Page:Sacred Books of the East - Volume 6.djvu/74

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  1. al-Mubdî, the Beginner.
  2. al-Muʼhîd, the Restorer.
  3. al-Moʿhyî, the Quickener.
  4. al-Mumît, the Killer.
  5. al-ʿHâiy, the Living.
  6. al-Qâiyûm, the Subsisting.
  7. al-Wâgid, the Existing.
  8. al-Magîd, the Glorious.
  9. al-Wâhid, the One.
  10. az-Zamad, the Eternal.
  11. al-Qâdir, the Powerful.
  12. al-Muqtadir, the Prevailing.
  13. al-Muwaʿhʿhir, the Deferrer.
  14. al-Muqaddim, the Bringer-forward.
  15. al-Awwal, the First.
  16. al-Âʿhir, the Last.
  17. ath-Thâhir, the Apparent.
  18. al-Bâtin, the Innermost.
  19. al-Wâlî, the Governor.
  20. al-Mutaʼhâl, the Exalted.
  21. al-Barr, Righteousness.
  22. at-Tawwâb, the Relenting.
  23. al-Muntaqim, the Avenger.
  24. al-ʼHafû, the Pardoner.
  25. ar-Raʼûf, the Kind.
  26. Mâlik al Mulk, the Ruler of the Kingdom.
  27. Dhuʼlgalâl waʼl ikrâm, Lord of Majesty and Liberality.
  28. al-Muqsit, the Equitable.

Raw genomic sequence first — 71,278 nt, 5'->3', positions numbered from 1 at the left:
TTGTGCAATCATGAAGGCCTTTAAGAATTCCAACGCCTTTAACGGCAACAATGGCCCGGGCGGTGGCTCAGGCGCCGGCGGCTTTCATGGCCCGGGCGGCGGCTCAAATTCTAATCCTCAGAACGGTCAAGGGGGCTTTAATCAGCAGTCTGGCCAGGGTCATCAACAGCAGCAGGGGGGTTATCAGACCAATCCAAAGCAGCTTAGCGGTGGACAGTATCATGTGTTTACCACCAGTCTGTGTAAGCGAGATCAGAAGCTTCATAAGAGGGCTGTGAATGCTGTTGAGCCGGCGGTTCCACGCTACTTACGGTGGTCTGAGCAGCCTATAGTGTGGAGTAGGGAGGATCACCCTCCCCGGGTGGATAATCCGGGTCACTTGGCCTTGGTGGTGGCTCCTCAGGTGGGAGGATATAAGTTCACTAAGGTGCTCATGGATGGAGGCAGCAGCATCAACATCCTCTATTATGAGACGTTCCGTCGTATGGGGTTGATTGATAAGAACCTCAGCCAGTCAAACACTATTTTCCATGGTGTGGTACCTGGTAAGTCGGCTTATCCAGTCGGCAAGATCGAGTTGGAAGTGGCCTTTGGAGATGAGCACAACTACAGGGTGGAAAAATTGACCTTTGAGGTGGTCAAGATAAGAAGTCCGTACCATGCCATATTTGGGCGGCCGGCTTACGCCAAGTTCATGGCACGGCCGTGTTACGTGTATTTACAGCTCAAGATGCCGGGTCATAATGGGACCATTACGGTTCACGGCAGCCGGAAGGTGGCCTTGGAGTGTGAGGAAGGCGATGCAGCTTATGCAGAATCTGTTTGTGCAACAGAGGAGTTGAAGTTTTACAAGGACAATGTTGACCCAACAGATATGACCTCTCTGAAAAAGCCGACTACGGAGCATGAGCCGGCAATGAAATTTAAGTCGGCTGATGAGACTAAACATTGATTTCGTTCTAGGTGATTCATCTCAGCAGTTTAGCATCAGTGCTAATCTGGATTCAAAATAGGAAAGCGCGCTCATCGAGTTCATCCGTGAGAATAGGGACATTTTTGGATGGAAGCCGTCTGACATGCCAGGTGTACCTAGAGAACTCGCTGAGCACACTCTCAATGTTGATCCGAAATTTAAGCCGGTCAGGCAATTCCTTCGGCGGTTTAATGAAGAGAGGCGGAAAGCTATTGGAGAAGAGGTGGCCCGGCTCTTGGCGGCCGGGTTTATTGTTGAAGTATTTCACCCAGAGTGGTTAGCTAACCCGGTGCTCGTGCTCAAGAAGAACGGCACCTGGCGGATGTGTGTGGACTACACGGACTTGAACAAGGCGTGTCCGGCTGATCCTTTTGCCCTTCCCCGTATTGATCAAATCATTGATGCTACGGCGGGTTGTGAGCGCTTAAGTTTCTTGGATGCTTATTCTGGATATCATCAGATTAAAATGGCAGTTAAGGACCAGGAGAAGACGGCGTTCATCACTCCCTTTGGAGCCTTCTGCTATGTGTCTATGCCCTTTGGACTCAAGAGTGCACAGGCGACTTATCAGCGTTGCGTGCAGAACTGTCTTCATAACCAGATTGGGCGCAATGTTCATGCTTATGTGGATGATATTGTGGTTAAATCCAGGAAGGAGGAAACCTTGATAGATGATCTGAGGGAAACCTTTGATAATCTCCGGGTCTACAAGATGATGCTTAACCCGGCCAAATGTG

29. al-Gâmiʼh, the Collector.
  30. al-Ghanî, the Independent.
  31. al-Mughnî, the Enricher.
  32. al-Muʼhtî, the Giver.
  33. al-Mâniʼh, the Withholder.
  34. az-Zârr, the Distresser.
  35. an-Nâfiʼh, the Profiter.
  36. an-Nûr, Light.
  37. al-Hâdî, the Guide.
  38. al-Badîʼh, the Incomparable.
  39. al-Bâqî, the Enduring.
  40. al-Wârith, the Inheritor.
  41. ar-Râsîd, the Rightly-directing.
  42. az-Zabur, the Patient.

These names are used by Muslims in their devotions, the rosary (masbaʿhah) being employed to check their repetition. Such an exercise is called a dhikr or 'remembrance,' a word that is also applied to a recitation of the whole or portions of the Qurʼân and to the devotional exercises of the dervishes.

The formula 'In the name of the merciful and compassionate God,' with which every chapter but one of the Qurʼân begins, appears to have been adopted from the Persian Zoroastrian phrase, Benâm i Yezdân i baʿhsâyisgar dâdâr, 'In the name of God the merciful, the just;' the later Parsee form Benâm iʿhudawandi baʿhsâyenda baʿhsâyisgar is the exact equivalent of the Mohammedan phrase.

Besides a belief in God, the Qurʼân requires belief in the existence of angels; they are pure, without distinction of sex, created of fire, and neither eat nor drink nor propagate their species.